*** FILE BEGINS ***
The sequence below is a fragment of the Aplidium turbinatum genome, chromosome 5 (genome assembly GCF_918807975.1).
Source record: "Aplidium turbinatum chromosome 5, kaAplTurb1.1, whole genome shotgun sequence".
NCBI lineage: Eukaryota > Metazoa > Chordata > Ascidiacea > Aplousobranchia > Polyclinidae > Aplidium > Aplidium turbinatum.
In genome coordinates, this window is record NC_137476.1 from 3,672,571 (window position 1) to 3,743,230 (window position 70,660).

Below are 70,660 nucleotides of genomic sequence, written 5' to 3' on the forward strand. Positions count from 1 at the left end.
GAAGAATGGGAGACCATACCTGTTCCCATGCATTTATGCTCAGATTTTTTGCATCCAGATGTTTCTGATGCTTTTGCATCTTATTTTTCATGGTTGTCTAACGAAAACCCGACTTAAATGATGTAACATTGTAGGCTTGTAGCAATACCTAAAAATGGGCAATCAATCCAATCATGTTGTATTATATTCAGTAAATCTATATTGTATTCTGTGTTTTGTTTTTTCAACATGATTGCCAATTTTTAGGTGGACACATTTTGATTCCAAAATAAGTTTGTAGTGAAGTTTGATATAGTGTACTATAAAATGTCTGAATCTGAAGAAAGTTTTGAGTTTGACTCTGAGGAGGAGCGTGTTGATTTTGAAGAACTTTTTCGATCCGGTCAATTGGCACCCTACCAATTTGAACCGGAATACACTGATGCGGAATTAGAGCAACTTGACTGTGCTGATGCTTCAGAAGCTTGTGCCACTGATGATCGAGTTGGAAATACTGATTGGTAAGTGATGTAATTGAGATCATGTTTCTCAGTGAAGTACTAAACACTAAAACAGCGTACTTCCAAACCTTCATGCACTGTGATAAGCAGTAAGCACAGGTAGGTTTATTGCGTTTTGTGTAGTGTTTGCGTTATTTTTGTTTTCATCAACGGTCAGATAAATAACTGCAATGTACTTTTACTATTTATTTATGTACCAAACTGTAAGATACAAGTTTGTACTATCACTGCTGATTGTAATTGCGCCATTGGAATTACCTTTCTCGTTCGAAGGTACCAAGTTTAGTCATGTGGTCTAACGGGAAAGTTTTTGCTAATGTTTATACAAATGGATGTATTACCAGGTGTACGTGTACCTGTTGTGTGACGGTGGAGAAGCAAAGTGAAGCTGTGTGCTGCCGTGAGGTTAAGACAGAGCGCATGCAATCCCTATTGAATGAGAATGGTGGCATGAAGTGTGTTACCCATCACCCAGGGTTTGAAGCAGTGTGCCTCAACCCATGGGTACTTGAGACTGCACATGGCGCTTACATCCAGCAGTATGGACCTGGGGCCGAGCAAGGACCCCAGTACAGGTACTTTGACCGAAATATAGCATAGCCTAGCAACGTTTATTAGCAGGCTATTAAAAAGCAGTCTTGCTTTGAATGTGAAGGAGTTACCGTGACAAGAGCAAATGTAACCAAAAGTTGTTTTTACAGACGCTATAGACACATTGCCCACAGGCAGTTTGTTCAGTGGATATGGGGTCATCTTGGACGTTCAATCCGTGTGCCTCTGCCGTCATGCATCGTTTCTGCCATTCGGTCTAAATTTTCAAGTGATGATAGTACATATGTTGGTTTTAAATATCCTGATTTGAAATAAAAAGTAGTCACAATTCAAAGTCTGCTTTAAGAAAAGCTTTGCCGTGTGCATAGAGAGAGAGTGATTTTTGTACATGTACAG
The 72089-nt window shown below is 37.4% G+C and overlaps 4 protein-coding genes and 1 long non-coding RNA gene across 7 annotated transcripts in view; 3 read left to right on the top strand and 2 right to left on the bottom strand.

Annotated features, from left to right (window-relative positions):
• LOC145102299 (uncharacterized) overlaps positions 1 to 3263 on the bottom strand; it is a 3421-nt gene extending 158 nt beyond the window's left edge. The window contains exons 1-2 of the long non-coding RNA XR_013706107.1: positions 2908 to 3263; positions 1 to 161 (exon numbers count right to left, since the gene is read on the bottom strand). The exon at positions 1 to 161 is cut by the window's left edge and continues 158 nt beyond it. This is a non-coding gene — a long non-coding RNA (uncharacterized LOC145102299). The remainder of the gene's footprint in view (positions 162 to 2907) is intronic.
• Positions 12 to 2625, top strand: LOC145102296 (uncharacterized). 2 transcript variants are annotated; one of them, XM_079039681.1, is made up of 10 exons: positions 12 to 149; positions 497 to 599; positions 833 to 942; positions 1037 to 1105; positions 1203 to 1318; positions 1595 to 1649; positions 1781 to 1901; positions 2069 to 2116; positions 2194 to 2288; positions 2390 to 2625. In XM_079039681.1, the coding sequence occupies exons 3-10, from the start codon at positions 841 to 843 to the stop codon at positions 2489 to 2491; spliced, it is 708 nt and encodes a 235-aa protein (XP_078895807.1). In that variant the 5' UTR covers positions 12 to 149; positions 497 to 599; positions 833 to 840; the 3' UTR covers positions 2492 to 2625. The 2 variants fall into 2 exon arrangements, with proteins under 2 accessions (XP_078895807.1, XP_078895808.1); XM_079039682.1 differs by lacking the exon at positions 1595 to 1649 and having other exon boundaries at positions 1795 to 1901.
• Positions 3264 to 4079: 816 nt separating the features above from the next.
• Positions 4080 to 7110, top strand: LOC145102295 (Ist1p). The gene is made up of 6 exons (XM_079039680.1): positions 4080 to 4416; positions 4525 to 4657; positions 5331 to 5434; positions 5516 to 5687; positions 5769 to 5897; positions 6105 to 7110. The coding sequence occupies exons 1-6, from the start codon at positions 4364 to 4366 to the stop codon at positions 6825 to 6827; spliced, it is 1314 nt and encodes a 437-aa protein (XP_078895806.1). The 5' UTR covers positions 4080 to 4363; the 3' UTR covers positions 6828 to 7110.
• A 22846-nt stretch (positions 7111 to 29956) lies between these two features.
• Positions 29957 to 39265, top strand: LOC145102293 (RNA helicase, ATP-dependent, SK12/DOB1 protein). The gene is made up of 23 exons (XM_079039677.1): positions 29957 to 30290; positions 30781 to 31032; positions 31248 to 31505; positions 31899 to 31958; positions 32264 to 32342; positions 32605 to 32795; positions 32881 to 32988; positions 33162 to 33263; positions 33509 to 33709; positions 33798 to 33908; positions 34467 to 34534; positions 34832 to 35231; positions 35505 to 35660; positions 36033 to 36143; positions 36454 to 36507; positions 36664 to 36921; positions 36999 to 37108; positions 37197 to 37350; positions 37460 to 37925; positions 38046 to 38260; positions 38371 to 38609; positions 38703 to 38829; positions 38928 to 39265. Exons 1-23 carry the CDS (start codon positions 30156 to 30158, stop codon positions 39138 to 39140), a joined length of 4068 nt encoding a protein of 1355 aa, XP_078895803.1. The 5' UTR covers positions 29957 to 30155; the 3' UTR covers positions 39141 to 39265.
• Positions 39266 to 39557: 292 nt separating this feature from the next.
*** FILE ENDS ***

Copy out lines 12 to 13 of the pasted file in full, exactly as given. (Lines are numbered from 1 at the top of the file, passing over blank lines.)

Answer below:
• Positions 4080 to 7110, top strand: LOC145102295 (Ist1p). The gene is made up of 6 exons (XM_079039680.1): positions 4080 to 4416; positions 4525 to 4657; positions 5331 to 5434; positions 5516 to 5687; positions 5769 to 5897; positions 6105 to 7110. The coding sequence occupies exons 1-6, from the start codon at positions 4364 to 4366 to the stop codon at positions 6825 to 6827; spliced, it is 1314 nt and encodes a 437-aa protein (XP_078895806.1). The 5' UTR covers positions 4080 to 4363; the 3' UTR covers positions 6828 to 7110.
• A 22846-nt stretch (positions 7111 to 29956) lies between these two features.